Friday, April 15, 2011

George Washington

She doesn't feel like eating today.

I know this feeling.
I'm not healed. I'm healing.
In all truth, I don't think whole, complete healing ever comes in this life.
The globe spins too unpredictably for absolutes.

Last night's food left me nauseated, as most every meal does these days.
Too much? Too little? Was it gluten? Is it my recovering intestines?
This morning left her wanting to get through the day being fed intravenously.
That would make life so much easier.
Though then she'd probably find another way to seek comfort and control of this unpredictable life.

The treadmills at one of my gyms faces mirrors. Why? Couldn't tell ya. So she spent 3 miles this morning watching her thighs jiggle and remembering the exact moment she began to hate them. I was no more than 11 years-old and read in a magazine that to have legs like a model, I should be able to fit a quarter between my upper thighs (and not the skinny way), the way you can see George Washington looking out between your legs.

I know this isn't realistic and yet this is the bar (or coin) I've used to judge my body for so long, I'm not sure what else to use. This is based on the assumption that judging my body to "perfect" standards is actually necessary.

She picked me apart in the shower: "You're gross."
She critiqued my skin and my hair in the mirror: "What are you fourteen?"
She tore into my abilities, my character, my lack of this, and my fat that.
She attacked my will power, my strength, my courage, my ability to really see the soul inside.

Just yesterday, I talked to a friend about acceptance. About longing for contentment. Wholeness.

"A wish is a desire without energy." -Paramanhansa Yogananda
I'm not sure I've been putting forth the energy.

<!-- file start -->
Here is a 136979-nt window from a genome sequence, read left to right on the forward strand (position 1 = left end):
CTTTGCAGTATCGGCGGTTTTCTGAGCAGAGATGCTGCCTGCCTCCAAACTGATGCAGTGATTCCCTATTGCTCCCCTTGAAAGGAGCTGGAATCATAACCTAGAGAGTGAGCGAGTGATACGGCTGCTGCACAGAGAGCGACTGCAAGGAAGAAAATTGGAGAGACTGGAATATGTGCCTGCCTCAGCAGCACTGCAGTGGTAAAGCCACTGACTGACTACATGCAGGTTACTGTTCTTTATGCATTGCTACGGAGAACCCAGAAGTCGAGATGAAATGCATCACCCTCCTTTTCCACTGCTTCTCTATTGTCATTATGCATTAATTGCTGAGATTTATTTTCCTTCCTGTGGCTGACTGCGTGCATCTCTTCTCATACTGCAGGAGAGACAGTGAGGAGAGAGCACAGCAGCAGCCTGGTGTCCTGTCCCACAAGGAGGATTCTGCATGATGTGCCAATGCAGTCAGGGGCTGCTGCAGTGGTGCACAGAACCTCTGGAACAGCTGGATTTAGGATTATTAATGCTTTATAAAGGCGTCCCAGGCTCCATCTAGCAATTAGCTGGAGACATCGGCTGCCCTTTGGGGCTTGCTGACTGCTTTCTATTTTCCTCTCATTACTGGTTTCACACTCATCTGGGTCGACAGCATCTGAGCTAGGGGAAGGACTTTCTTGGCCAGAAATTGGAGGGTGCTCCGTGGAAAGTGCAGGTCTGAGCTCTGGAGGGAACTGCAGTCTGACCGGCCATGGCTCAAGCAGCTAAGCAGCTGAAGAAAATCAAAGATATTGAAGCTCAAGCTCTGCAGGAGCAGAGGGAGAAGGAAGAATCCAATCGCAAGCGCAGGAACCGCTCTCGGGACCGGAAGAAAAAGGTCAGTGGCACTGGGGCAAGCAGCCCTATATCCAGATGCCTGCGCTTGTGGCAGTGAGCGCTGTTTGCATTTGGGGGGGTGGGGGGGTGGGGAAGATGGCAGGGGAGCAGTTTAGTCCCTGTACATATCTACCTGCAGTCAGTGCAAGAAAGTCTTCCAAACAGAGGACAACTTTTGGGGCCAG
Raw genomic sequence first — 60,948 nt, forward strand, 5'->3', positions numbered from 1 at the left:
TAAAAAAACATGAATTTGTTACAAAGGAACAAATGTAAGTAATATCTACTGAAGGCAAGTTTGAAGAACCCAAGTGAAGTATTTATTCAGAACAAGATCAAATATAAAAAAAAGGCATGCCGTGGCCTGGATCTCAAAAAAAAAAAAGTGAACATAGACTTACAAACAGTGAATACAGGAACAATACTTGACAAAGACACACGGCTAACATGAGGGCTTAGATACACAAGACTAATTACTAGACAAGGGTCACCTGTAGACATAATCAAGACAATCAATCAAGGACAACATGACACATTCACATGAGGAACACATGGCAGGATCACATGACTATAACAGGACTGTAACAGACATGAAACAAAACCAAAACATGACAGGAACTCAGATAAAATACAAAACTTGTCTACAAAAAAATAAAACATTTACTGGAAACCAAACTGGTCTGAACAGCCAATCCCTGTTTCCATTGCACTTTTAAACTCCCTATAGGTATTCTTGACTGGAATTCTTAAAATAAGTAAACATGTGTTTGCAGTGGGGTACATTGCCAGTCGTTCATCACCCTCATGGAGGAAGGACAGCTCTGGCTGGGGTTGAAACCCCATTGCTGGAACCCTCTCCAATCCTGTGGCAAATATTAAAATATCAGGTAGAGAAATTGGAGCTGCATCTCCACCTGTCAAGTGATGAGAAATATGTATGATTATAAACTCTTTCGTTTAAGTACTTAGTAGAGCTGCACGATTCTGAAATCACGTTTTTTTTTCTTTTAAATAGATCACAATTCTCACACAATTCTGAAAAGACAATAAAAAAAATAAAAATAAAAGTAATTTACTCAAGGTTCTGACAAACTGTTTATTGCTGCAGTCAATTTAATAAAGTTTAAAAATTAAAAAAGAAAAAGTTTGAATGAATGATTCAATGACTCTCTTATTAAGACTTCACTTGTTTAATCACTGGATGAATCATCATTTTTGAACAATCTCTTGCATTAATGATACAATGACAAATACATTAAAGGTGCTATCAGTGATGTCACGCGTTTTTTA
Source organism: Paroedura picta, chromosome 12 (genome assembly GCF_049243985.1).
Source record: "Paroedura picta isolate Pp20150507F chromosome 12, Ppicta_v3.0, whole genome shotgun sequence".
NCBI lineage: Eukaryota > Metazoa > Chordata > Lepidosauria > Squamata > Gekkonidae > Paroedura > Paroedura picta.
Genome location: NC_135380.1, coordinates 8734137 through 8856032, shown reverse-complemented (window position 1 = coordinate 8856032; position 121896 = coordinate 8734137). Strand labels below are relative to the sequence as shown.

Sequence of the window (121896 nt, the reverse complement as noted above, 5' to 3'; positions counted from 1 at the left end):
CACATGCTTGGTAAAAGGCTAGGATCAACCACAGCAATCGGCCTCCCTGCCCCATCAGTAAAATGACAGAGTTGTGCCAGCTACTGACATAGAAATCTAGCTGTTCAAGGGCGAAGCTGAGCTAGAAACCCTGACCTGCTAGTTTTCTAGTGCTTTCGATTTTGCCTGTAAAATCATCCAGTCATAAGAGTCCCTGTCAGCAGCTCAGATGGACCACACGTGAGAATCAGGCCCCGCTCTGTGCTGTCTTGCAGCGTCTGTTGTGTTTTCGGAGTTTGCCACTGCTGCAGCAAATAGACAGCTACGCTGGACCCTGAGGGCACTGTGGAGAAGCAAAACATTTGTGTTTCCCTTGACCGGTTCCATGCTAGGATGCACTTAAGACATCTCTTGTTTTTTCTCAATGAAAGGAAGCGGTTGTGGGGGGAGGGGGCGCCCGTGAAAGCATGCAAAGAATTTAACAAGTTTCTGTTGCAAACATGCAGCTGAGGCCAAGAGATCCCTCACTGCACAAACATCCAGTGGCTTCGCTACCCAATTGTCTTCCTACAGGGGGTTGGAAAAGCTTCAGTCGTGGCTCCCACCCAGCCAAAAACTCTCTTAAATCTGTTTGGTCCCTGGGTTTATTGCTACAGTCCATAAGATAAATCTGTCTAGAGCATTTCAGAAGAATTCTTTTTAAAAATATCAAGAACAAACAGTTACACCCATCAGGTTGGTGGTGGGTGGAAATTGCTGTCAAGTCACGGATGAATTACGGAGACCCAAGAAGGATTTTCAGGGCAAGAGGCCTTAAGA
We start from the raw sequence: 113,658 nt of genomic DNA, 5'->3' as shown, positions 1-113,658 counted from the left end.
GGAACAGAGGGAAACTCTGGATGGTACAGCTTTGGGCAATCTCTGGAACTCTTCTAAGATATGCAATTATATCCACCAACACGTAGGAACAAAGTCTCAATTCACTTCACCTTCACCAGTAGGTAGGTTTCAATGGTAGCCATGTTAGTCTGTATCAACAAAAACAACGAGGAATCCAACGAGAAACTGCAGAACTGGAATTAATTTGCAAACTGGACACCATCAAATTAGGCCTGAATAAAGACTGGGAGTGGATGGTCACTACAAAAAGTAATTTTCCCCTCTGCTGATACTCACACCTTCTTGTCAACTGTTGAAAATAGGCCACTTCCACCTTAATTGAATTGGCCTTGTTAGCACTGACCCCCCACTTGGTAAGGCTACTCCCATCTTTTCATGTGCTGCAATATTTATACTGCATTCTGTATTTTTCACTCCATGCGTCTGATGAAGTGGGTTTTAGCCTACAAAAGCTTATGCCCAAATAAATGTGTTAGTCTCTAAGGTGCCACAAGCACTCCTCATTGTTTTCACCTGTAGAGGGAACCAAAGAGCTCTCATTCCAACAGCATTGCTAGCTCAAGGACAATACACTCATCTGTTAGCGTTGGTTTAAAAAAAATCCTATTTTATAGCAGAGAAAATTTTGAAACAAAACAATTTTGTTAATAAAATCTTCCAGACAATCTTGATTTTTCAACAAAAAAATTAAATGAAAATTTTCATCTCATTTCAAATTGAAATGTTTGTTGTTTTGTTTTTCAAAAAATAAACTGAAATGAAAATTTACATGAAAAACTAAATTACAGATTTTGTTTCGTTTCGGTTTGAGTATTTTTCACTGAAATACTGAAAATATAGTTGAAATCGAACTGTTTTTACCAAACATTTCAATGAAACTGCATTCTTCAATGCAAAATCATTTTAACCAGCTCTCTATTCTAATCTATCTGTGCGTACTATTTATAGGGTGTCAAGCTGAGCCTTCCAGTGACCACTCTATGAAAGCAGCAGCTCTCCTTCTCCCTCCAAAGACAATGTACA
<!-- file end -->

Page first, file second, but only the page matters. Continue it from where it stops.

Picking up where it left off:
Last week, I observed at School B (as I have all semester) in a special education classroom. MacKenzie (my favorite student...sshhh) rolled into the classroom in her motorized wheelchair that she steers using her head. She saw me, rolled her head left and right, and smiled. She began spelling out her words to me pointing one-by-one to the letters on her table. I began interpreting.

She pointed to A and I said: "A?"
"R?"
"E?"
"A. R. E. Are!"
She continued forming the words, "U"
"R"
"E"
"W, oh wait no, A!"
"D"
"Y"
So far we had: "Are you ready..." and after several minutes she finished with "...for me to kick your butt?"

We've had an UNO competition running for a few weeks and she melts my heart every time she wins. Even if I let her.

I can guarantee you that MacKenzie's opinion of me is pretty simple: She's fun. I like her. Her standards are so reasonable, so loose. She just wants a friend. A hand. A smile. It doesn't make much to impress her. She only wants my love. Which I give freely because she deserves it.

I deserve it too. Maybe more time with MacKenzie will help me remember that.

1 comments:

Joe said...

You. MacKenzie's opinion. Like.